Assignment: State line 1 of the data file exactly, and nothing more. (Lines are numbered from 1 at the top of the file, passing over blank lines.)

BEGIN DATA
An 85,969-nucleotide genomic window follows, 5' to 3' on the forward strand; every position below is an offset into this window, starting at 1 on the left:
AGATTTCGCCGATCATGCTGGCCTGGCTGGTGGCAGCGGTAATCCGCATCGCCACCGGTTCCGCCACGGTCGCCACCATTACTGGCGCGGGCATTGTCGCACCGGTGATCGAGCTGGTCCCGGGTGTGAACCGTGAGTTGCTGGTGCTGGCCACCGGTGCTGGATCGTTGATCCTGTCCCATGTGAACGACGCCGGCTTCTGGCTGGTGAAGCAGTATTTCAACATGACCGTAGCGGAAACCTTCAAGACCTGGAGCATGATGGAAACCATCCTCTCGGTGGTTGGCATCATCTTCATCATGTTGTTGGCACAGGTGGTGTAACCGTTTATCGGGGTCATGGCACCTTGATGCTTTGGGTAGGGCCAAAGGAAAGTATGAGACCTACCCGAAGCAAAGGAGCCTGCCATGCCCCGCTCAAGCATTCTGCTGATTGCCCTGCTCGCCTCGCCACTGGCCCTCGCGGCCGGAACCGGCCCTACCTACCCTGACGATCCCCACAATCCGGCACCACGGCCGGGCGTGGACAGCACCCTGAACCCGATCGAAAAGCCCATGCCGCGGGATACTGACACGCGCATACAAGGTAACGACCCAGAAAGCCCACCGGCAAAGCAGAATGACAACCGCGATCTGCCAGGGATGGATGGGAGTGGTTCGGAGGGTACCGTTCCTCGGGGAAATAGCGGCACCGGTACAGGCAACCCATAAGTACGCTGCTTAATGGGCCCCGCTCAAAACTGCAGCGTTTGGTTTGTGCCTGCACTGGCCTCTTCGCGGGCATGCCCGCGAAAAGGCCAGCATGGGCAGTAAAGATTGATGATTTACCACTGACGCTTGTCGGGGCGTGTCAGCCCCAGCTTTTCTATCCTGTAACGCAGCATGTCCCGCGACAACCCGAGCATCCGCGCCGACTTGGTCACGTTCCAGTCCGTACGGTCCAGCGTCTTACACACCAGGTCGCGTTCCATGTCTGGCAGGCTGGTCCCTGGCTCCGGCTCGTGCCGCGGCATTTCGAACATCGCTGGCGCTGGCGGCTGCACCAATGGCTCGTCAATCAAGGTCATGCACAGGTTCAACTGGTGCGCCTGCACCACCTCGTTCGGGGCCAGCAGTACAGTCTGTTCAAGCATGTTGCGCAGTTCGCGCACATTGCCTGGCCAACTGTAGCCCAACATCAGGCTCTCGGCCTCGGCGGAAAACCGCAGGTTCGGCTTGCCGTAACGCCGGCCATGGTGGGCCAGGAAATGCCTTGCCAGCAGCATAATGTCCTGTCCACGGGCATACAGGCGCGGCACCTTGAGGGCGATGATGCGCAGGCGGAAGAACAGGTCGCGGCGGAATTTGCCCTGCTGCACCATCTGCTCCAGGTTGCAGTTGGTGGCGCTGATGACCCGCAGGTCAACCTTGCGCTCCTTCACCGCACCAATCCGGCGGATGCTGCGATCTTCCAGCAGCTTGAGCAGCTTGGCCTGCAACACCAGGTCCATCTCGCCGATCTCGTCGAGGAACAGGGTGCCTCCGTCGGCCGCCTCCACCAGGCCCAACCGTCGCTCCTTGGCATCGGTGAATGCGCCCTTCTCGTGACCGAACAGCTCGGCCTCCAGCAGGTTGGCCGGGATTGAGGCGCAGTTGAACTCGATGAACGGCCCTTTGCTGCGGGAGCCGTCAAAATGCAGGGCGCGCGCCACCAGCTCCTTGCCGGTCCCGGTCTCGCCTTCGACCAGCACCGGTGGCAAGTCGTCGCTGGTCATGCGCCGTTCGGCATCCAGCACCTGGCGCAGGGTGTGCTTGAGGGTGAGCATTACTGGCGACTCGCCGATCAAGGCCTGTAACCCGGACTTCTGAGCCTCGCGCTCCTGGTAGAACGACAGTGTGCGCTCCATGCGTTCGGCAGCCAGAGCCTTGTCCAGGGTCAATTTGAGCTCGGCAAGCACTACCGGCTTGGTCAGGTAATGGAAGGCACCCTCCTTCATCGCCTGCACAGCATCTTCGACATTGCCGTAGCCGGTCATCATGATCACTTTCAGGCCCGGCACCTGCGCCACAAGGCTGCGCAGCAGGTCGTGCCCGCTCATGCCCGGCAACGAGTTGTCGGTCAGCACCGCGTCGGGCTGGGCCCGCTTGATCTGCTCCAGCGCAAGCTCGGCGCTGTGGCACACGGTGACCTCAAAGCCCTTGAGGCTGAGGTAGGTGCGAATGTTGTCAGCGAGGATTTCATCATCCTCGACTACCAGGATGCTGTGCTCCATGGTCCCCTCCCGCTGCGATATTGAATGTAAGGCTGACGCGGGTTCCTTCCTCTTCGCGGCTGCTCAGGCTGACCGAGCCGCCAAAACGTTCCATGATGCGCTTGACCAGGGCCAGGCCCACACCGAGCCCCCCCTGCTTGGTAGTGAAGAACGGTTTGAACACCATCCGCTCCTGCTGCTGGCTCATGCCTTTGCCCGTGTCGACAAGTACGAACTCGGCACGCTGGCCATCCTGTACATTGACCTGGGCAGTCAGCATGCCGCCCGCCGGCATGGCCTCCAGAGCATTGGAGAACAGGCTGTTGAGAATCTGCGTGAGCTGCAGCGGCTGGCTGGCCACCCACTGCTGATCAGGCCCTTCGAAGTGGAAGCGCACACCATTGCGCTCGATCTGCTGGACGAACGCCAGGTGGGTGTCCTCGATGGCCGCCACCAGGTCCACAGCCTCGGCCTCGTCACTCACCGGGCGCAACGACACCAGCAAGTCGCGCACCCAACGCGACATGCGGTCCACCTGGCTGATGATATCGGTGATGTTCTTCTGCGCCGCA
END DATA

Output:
An 85,969-nucleotide genomic window follows, 5' to 3' on the forward strand; every position below is an offset into this window, starting at 1 on the left: